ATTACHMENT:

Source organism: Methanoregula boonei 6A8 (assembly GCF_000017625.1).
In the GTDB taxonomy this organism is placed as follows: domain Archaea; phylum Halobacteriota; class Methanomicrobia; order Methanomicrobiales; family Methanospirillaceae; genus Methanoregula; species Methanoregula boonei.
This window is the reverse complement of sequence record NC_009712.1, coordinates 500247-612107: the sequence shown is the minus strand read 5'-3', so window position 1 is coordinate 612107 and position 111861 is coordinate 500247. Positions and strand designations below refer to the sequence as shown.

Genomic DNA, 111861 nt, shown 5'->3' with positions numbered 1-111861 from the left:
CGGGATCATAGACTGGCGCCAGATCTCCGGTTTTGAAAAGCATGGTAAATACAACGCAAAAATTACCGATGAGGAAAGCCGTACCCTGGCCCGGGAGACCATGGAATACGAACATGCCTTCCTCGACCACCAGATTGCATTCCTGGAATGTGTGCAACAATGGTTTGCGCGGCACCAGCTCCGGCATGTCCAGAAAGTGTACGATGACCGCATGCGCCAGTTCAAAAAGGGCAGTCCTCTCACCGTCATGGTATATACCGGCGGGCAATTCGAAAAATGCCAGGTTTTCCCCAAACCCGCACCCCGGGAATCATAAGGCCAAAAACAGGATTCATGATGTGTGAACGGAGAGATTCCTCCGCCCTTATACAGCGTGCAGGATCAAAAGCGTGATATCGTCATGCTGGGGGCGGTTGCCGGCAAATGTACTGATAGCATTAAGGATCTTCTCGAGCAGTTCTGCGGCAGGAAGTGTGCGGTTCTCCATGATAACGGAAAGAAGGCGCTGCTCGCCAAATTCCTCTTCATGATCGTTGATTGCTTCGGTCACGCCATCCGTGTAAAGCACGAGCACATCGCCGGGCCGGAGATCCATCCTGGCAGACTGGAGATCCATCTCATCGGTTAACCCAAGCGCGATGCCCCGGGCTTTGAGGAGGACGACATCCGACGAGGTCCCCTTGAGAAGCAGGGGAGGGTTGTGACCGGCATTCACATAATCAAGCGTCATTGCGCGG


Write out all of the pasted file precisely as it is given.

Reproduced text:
Source organism: Methanoregula boonei 6A8 (assembly GCF_000017625.1).
In the GTDB taxonomy this organism is placed as follows: domain Archaea; phylum Halobacteriota; class Methanomicrobia; order Methanomicrobiales; family Methanospirillaceae; genus Methanoregula; species Methanoregula boonei.
This window is the reverse complement of sequence record NC_009712.1, coordinates 500247-612107: the sequence shown is the minus strand read 5'-3', so window position 1 is coordinate 612107 and position 111861 is coordinate 500247. Positions and strand designations below refer to the sequence as shown.

Genomic DNA, 111861 nt, shown 5'->3' with positions numbered 1-111861 from the left:
CGGGATCATAGACTGGCGCCAGATCTCCGGTTTTGAAAAGCATGGTAAATACAACGCAAAAATTACCGATGAGGAAAGCCGTACCCTGGCCCGGGAGACCATGGAATACGAACATGCCTTCCTCGACCACCAGATTGCATTCCTGGAATGTGTGCAACAATGGTTTGCGCGGCACCAGCTCCGGCATGTCCAGAAAGTGTACGATGACCGCATGCGCCAGTTCAAAAAGGGCAGTCCTCTCACCGTCATGGTATATACCGGCGGGCAATTCGAAAAATGCCAGGTTTTCCCCAAACCCGCACCCCGGGAATCATAAGGCCAAAAACAGGATTCATGATGTGTGAACGGAGAGATTCCTCCGCCCTTATACAGCGTGCAGGATCAAAAGCGTGATATCGTCATGCTGGGGGCGGTTGCCGGCAAATGTACTGATAGCATTAAGGATCTTCTCGAGCAGTTCTGCGGCAGGAAGTGTGCGGTTCTCCATGATAACGGAAAGAAGGCGCTGCTCGCCAAATTCCTCTTCATGATCGTTGATTGCTTCGGTCACGCCATCCGTGTAAAGCACGAGCACATCGCCGGGCCGGAGATCCATCCTGGCAGACTGGAGATCCATCTCATCGGTTAACCCAAGCGCGATGCCCCGGGCTTTGAGGAGGACGACATCCGACGAGGTCCCCTTGAGAAGCAGGGGAGGGTTGTGACCGGCATTCACATAATCAAGCGTCATTGCGCGG